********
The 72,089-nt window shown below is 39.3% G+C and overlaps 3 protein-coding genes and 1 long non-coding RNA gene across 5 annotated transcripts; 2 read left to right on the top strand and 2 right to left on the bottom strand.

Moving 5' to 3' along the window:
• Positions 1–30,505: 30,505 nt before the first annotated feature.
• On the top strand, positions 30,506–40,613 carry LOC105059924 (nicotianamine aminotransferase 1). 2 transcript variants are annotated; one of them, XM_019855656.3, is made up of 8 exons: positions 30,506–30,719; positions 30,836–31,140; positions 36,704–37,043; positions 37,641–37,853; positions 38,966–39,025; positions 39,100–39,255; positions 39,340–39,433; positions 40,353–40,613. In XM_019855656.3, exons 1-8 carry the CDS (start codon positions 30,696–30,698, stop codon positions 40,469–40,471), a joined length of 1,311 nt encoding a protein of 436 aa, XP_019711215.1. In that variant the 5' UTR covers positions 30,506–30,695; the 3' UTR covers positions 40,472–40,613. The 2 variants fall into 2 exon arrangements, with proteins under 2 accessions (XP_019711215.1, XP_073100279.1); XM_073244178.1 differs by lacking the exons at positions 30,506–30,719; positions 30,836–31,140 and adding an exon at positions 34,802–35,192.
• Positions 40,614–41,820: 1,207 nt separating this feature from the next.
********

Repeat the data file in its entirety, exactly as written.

The 72,089-nt window shown below is 39.3% G+C and overlaps 3 protein-coding genes and 1 long non-coding RNA gene across 5 annotated transcripts; 2 read left to right on the top strand and 2 right to left on the bottom strand.

Moving 5' to 3' along the window:
• Positions 1–30,505: 30,505 nt before the first annotated feature.
• On the top strand, positions 30,506–40,613 carry LOC105059924 (nicotianamine aminotransferase 1). 2 transcript variants are annotated; one of them, XM_019855656.3, is made up of 8 exons: positions 30,506–30,719; positions 30,836–31,140; positions 36,704–37,043; positions 37,641–37,853; positions 38,966–39,025; positions 39,100–39,255; positions 39,340–39,433; positions 40,353–40,613. In XM_019855656.3, exons 1-8 carry the CDS (start codon positions 30,696–30,698, stop codon positions 40,469–40,471), a joined length of 1,311 nt encoding a protein of 436 aa, XP_019711215.1. In that variant the 5' UTR covers positions 30,506–30,695; the 3' UTR covers positions 40,472–40,613. The 2 variants fall into 2 exon arrangements, with proteins under 2 accessions (XP_019711215.1, XP_073100279.1); XM_073244178.1 differs by lacking the exons at positions 30,506–30,719; positions 30,836–31,140 and adding an exon at positions 34,802–35,192.
• Positions 40,614–41,820: 1,207 nt separating this feature from the next.